By Jonathan Springston, Editor, Relias Media
Surgeons at a large healthcare system in Texas implemented a multipronged program that reduced long-term opioid prescriptions by 64%.
The authors of a recent study noted opioid prescriptions of longer than five days have been connected to a significant increase in the likelihood of becoming addicted to these pain pills. In the second quarter of 2018, Baylor Scott & White Health, which operates dozens of hospitals and clinics across a large swath of Texas, began offering a series of pain management and opioid stewardship educational sessions. Investigators monitored the electronic health record to track opioid prescribing habits. After six months, these habits were tied to the quality component of physician compensation.
Swaying surgeons was challenging. “As always, to change surgeons’ behavior you have to convince them that it is a benefit to their patients. We had to overcome many years of misinformation on the ‘safety’ of liberal use of opioids after surgery,” Richard Frazee, MD, FACS, lead study author and a general surgeon at Baylor Scott & White Health, said in a statement.
The study population was comprised of more than 31,000 patients who had undergone elective surgery at one of the health system’s facilities between January 2018 and March 2019. Over time, investigators noted a steady decline in the number of prescriptions for opioids that last longer than five days. Specifically, there were 1,228 such prescriptions in the three months before the program started, which dwindled to only 432 in the first three months of 2019. Concurrently, prescriptions for shorter than five days ticked up from 5,133 to 5,923.
Frazee believes this is a model other healthcare systems can use to address their own opioid issues, but it is a process that must be continuous. “The opioid crisis is ongoing; this study is one step in the process to addressing it,” Frazee said. “A continued multipronged approach is needed that incorporates education, pharmaceutical reform, rehabilitation programs, and easy disposal of unneeded prescriptions.”
Surgeons across the United States are developing opioid-sparing methods to help surgical patients avoid narcotic misuse and abuse. During last year’s American Academy of Orthopaedic Surgeons annual conference, this subject was front and center, with many researchers presenting potential solutions. For both surgeons and patients, education may be the best starting point.
“As orthopedic surgeons, we have a social responsibility to decrease the footprint of opiates in our daily clinical practice,” Roy I. Davidovitch, MD, Julia Koch associate professor of orthopedic surgery at the NYU School of Medicine and director of the outpatient joint replacement program and The New York Hip Institute at OrthoManhattan, said in the June 2019 issue of Same-Day Surgery (SDS). “Obviously, only a small percentage of our patients will become dependent on opiates overall, but the vast majority of heroin addicts started out with prescription opiates. It’s definitely necessary for that cycle to be broken somewhere.”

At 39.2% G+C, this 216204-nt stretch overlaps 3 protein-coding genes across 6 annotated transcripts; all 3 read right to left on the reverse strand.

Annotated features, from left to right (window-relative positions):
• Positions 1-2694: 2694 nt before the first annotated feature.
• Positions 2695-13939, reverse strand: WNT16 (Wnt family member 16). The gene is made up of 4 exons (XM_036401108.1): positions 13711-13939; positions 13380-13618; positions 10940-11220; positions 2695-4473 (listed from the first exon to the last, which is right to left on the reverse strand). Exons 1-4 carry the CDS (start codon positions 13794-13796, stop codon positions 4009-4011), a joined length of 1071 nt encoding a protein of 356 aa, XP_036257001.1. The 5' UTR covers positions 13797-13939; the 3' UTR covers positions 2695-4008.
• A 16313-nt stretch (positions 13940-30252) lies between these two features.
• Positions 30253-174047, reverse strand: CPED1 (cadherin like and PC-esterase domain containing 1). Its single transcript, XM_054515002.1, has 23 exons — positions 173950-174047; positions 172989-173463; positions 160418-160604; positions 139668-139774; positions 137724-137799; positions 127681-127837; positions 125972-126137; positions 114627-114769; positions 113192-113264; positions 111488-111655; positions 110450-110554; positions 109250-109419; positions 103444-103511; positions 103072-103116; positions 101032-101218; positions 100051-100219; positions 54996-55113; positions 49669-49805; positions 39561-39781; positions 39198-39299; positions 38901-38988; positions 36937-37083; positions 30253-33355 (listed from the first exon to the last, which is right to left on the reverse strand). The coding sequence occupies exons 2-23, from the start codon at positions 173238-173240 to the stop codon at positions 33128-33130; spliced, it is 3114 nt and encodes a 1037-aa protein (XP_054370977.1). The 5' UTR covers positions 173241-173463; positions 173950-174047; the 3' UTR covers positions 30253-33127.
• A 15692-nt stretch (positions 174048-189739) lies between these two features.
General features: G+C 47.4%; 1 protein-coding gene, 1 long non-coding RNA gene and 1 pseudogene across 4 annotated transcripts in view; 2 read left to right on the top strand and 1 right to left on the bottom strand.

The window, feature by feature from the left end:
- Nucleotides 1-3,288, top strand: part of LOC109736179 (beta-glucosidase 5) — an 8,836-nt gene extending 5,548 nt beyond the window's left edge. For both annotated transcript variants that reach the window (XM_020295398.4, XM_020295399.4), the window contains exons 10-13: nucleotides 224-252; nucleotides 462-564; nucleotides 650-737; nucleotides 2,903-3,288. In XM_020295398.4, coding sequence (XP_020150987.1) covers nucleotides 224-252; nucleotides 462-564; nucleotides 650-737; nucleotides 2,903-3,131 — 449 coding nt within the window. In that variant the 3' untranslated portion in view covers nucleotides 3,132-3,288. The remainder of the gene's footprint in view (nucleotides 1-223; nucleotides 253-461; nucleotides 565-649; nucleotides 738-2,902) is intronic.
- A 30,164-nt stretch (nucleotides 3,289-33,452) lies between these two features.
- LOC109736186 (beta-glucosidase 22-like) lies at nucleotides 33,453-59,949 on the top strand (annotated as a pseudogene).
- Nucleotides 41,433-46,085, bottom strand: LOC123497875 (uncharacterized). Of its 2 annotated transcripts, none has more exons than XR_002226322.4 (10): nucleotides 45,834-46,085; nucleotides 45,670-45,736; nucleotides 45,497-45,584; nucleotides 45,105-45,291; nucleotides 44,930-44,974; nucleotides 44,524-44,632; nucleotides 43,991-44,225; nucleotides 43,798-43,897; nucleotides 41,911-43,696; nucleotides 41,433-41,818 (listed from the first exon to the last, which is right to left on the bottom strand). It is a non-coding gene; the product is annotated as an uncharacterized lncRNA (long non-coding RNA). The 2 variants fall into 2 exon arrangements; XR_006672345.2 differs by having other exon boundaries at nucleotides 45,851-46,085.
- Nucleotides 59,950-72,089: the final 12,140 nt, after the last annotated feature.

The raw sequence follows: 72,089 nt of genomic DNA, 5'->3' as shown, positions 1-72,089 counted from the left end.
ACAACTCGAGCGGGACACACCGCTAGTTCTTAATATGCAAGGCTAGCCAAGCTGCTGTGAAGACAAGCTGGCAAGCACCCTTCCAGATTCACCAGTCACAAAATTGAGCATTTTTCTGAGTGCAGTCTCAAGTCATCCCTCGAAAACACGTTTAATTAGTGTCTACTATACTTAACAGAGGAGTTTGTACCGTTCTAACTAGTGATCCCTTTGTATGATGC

There is much more from the June 2019 issue of SDS on this topic, including a report on international consensus statements that pave the way for opioid-sparing protocols in surgery patients and an article about how the authors of a study found opioid use declined by 75% with a standardized opioid-sparing protocol employed in total joint arthroplasty patients.
Speaking of potential alternative pain management techniques, cannabis use has become more common across the nation as states continue to legalize marijuana, both for medicinal and personal uses. But as noted in the February 2020 issue of SDS, patients undergoing a procedure may be at a higher risk of complications if they use cannabis. For example, marijuana use can produce a sedative effect and may not interact well with anesthesia.
Beyond what happens before and during surgery, this issue of SDS includes information about cannabis as a pain reliever after surgery. While there is anecdotal evidence suggesting cannabis could help relieve some types of pain, there are no detailed, evidence-based guidelines or federal recommendations at this time that would lead to a straight up replacement of all pain pills with cannabis.
“I would not recommend cannabis over FDA-approved medications,” said Kevin Hill, MD, MHS, director, division of addiction psychiatry, Beth Israel Deaconess Medical Center, and associate professor of psychiatry, Harvard Medical School. “One point I make about cannabis for issues like pain is that it’s a viable alternative, but not a first- or second-line treatment. If a patient has tried multiple medications for pain and injectables for pain, then would you consider cannabis for pain, and a lot of physicians still would not.”
“Having the awareness that patients are using cannabinoids has to be seen as an opportunity, an open door to having conversations with patients about their suffering and how they think they’re helped by cannabinoids,” said Edward Mariano, MD, MAS, professor of anesthesiology, perioperative and pain medicine, Stanford University. “That’s an opportunity to find out if there are other approved therapies that can make a difference, as opposed to their using substances that are not federally regulated.”